Just as day broke and the sun peeked over the horizon, a loud racket was heard in Grenada, Mississippi. It was the sound of dogs. Not of strays or mutts fenced into backyards, but of serious sportsmen of the canine type, raring to go and letting out the enlivened woofs and howls of a chase.
“The Master of Hounds says, ‘Cast your dogs!’ You can hear this loud pack of dogs, because for 20 or 30 minutes, all the dogs stay together,” said Charlotte Dailey, Grenada Tourism Commission executive director, describing the opening moments of one of the longest-running and most recognized fox hunt and field-trial events in the nation.
“The All American Running Hound Classic is a part of the National Fox Hunters Preserve Association,” she said, of the event that’s a pretty big deal for her small city about an hour and a half north of Jackson.
For a week every winter, hounds and their owners descend upon the city and take in all things rustic. They socialize. There’s a banquet, a bench show and dogs are “cast” – set loose to chase – on four different mornings. It culminates in a final cast at the end of the week, where the top 15 percent among hundreds of dogs are allowed to compete. Dailey said the hunts are held on Corps of Engineers land, “on the other side of Grenada Lake.”
“The dog owners, they bring their dogs from all over the country and some are from Canada,” Dailey said. “All of these dogs are bred to hunt fox. They are judged on how well they chase or run the fox.”
Daily said the National Fox Hunters Preserve Association has been in existence for 121 years, and the local classic has been in existence for 49 years.
In an era when hunting for sport may not be favored as it was in the past, the All American flourishes nonetheless. Its mere existence in 2016 is no doubt controversial in some quarters. Some might consider it a bit savage, something that should be left to the past. But in Mississippi, quite often, tradition reigns.
Addressing this point, Dailey said: “They are not supposed to kill the fox, and very seldom do they catch the fox.” She said some hounds do receive scratches from brambles, or are scratched or bitten by coyotes they encounter, and need antibiotics. Sadly, some don’t make it out alive. The hunt can be as dangerous for the dogs as it is for the prey, but Dailey says the goal of the contest is to simply observe the dogs for how they chase.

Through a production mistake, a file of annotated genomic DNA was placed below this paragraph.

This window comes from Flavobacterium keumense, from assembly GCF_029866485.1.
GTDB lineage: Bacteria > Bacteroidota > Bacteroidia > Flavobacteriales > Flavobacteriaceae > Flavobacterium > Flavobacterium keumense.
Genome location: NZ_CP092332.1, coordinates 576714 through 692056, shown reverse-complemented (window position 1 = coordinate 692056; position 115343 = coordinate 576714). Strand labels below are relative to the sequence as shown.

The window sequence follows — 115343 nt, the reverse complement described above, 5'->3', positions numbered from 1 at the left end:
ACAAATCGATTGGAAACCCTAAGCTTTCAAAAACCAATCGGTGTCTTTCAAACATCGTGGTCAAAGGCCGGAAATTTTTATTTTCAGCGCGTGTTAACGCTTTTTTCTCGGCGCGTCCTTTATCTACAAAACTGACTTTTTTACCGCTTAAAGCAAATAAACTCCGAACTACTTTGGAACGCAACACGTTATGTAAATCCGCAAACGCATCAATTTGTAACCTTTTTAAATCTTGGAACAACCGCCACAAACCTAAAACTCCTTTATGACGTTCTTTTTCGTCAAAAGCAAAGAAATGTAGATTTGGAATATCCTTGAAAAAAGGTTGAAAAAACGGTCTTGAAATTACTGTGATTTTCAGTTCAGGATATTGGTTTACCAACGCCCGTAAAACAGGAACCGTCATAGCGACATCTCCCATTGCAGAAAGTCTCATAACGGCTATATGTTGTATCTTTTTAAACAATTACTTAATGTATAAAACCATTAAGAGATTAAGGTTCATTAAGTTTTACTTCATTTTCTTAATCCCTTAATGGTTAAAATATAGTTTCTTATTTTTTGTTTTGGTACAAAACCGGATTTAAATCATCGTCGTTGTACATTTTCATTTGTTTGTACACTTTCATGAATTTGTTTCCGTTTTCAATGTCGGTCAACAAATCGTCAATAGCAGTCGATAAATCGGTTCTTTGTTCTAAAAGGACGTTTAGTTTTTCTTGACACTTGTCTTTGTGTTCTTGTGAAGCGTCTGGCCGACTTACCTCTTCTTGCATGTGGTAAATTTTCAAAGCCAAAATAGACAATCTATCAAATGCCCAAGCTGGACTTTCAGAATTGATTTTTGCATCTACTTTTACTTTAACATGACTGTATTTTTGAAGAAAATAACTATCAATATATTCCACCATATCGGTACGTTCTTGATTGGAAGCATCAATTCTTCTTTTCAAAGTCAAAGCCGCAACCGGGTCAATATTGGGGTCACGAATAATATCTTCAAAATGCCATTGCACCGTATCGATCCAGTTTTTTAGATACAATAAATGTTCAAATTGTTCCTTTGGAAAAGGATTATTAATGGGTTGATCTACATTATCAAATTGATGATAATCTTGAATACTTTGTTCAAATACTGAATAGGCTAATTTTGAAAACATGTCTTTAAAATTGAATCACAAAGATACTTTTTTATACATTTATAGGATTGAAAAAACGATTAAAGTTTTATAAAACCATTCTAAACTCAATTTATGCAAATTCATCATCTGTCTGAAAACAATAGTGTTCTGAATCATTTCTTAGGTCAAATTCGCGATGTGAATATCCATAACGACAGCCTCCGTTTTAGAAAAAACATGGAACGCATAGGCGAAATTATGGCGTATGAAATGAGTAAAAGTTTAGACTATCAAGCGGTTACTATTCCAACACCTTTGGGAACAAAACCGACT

“Twenty judges follow the pack,” Dailey said. “By the end of the five hours, the judges have watched. They are actually scoring points, tracking them and scoring.” For instance, a dog loses points if it gets distracted and attempts to chase a deer chanced upon in the forest.
Daily said at the end of each hunt, some dogs come back on their own, some have to be located in the woods by their handlers, and “some of the dogs are so tired, they just lay down where they are.”
The event is lucrative for local tourism. Dailey said a large number of hotel rooms are booked that week each year, and as a bonus, “they are eating in our restaurants, they are drinking in our bars.”
Some will also take in the nature in and around Grenada Lake.
“Grenada is known as a sportsman’s paradise. Grenada Lake is the number one crappie fishing lake in the nation. It is 36,000 acres,” said Dailey, about the local treasure. “There’s manmade beaches – it has everything.”
For those visiting in September, the spillway of Grenada Lake is the site of a free-admission old time music event, Pickin’ at the Lake. Guests brings their own folding chairs, and bluegrass, gospel, country and Cajun music (on acoustic instruments only) is enjoyed in the great outdoors. The 2016 fest happens September 23 and 24; both finger pickers and listeners are welcome.
Other sites for nature enthusiasts include Malmaison, a Wildlife Management Area. Contained within the 9,483 acres are woods that are home to wild turkeys, whitetail deer and other wildlife and the Yalobusha River and Oxbow lakes, where bass, bream and catfish proliferate.
“It’s great for hiking – oak, ash, cypress. And people hunt there,” Dailey said.
Grenada offers several hiking, nature and fitness trails. Primitive tent camping, RV camping, and rustic cabin lodging are among other options for those wishing to sleep, eat and relax close to nature during their stay. Many of these options lie within the Hugh White State Park, located six miles from Grenada.
Also in Hugh White State Park is a nationally-ranked golf course on the Magnolia Trace Golf Trail. Those interested in some sporting on the greens might want to play a round at 18-hole championship Dogwoods Golf Course, situated among the pines.
“It is beautiful,” Dailey said. “The 9th hole is especially beautiful, because it is built around the lake. That golf course is beautiful. And I mean, beautiful,” she said.
Once the dogs have had their day, Grenada is waiting with her hills, woods, greens – and a big lake just begging to be fished.
Want to go?
For more information about The All American Running Hound Classic or about Grenada outdoors, visit visitgrenadams.com.